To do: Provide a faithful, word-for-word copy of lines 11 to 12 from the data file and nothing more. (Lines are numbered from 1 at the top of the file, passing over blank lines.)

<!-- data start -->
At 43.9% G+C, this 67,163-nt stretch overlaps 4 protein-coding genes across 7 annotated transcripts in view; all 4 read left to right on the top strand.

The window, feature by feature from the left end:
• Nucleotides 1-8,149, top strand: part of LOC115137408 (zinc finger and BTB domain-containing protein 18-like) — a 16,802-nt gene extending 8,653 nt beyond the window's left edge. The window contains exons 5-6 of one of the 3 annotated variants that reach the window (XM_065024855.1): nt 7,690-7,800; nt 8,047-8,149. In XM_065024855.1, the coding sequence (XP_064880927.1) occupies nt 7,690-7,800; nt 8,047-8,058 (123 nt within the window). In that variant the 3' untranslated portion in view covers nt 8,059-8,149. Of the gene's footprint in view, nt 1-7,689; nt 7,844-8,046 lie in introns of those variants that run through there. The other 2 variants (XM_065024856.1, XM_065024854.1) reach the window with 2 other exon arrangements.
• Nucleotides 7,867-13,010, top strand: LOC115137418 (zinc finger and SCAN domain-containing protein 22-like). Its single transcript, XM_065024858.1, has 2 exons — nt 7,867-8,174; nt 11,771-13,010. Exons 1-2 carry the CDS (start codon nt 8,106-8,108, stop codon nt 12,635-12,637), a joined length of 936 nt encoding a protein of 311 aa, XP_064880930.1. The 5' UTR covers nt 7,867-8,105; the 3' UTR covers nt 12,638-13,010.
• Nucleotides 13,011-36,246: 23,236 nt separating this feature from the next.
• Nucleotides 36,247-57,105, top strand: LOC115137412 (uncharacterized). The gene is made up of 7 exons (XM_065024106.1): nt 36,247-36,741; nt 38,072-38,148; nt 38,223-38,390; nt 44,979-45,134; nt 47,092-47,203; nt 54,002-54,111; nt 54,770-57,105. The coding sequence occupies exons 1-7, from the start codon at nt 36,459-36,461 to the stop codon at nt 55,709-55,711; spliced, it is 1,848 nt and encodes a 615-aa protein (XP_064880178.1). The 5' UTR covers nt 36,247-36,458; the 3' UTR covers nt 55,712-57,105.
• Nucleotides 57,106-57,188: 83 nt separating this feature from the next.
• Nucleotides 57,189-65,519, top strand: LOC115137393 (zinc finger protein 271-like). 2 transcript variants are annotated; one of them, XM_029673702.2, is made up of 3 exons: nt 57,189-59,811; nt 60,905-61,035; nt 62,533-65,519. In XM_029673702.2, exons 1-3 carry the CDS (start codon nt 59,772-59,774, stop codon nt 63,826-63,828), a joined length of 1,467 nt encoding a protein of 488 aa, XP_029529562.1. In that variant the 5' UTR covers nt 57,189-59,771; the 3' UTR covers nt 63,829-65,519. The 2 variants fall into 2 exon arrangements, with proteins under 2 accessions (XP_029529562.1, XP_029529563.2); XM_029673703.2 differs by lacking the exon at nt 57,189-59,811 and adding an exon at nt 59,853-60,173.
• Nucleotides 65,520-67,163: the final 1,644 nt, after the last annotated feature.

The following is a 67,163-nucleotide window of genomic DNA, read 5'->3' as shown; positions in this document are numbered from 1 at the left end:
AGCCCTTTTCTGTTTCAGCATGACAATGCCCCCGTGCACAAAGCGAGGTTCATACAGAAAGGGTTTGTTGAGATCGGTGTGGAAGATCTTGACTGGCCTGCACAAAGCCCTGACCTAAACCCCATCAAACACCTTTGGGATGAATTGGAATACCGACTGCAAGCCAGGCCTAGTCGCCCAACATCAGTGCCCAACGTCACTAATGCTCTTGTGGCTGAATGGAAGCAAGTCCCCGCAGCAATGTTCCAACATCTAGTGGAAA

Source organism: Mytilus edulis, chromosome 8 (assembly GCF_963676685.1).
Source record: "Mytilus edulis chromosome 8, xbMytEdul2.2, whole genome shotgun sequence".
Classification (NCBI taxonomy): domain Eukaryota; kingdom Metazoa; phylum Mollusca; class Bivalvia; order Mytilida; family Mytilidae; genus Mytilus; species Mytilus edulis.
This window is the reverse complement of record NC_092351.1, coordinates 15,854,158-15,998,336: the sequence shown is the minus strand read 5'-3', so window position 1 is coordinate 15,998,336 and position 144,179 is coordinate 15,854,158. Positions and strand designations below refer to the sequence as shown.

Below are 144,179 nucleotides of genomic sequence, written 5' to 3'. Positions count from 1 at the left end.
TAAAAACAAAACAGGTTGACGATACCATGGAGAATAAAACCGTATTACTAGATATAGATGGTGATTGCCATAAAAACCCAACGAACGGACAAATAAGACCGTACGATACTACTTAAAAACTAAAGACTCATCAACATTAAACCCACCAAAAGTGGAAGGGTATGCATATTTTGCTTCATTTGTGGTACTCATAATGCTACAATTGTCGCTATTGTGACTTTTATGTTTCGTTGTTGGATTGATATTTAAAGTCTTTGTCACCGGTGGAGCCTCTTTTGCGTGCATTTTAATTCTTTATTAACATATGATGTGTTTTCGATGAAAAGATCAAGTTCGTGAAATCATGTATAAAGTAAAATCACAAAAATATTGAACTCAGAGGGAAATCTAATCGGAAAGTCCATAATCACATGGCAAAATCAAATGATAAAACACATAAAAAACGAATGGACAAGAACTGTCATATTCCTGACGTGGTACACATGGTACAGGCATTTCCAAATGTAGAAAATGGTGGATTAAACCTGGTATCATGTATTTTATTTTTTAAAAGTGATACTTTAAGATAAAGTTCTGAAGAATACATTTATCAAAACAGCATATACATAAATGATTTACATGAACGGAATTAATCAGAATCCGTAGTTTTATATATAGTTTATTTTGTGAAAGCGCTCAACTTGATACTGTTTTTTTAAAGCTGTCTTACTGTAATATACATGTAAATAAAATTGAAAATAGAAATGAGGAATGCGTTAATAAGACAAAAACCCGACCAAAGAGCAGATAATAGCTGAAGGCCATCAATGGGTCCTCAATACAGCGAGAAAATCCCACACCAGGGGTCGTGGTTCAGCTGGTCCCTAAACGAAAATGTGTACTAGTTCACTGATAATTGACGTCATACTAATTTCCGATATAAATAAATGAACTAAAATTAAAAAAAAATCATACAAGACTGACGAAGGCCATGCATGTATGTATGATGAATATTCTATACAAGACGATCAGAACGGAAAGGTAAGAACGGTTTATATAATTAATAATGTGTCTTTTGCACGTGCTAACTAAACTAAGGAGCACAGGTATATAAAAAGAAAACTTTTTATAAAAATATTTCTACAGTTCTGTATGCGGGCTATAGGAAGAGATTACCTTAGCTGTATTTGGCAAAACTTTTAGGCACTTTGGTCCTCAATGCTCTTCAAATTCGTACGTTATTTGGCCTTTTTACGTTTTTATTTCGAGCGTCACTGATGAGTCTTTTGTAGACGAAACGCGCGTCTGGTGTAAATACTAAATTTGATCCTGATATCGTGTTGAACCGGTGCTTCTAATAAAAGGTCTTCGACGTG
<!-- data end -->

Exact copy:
AGCCCTTTTCTGTTTCAGCATGACAATGCCCCCGTGCACAAAGCGAGGTTCATACAGAAAGGGTTTGTTGAGATCGGTGTGGAAGATCTTGACTGGCCTGCACAAAGCCCTGACCTAAACCCCATCAAACACCTTTGGGATGAATTGGAATACCGACTGCAAGCCAGGCCTAGTCGCCCAACATCAGTGCCCAACGTCACTAATGCTCTTGTGGCTGAATGGAAGCAAGTCCCCGCAGCAATGTTCCAACATCTAGTGGAAA

Source organism: Mytilus edulis, chromosome 8 (assembly GCF_963676685.1).